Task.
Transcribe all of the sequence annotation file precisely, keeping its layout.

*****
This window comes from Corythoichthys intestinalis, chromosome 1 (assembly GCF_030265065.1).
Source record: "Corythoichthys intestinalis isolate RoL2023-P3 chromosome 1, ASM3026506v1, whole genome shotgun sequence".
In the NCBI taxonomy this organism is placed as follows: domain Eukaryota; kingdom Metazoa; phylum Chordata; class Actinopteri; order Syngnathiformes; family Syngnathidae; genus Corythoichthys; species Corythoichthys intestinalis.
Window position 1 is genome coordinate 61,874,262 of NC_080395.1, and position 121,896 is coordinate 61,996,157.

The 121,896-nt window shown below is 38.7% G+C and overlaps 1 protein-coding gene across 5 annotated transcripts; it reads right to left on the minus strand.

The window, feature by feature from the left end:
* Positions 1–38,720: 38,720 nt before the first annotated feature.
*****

This window comes from Corythoichthys intestinalis, chromosome 1 (assembly GCF_030265065.1).
Source record: "Corythoichthys intestinalis isolate RoL2023-P3 chromosome 1, ASM3026506v1, whole genome shotgun sequence".
In the NCBI taxonomy this organism is placed as follows: domain Eukaryota; kingdom Metazoa; phylum Chordata; class Actinopteri; order Syngnathiformes; family Syngnathidae; genus Corythoichthys; species Corythoichthys intestinalis.
Window position 1 is genome coordinate 61,874,262 of NC_080395.1, and position 121,896 is coordinate 61,996,157.

The 121,896-nt window shown below is 38.7% G+C and overlaps 1 protein-coding gene across 5 annotated transcripts; it reads right to left on the minus strand.

The window, feature by feature from the left end:
* Positions 1–38,720: 38,720 nt before the first annotated feature.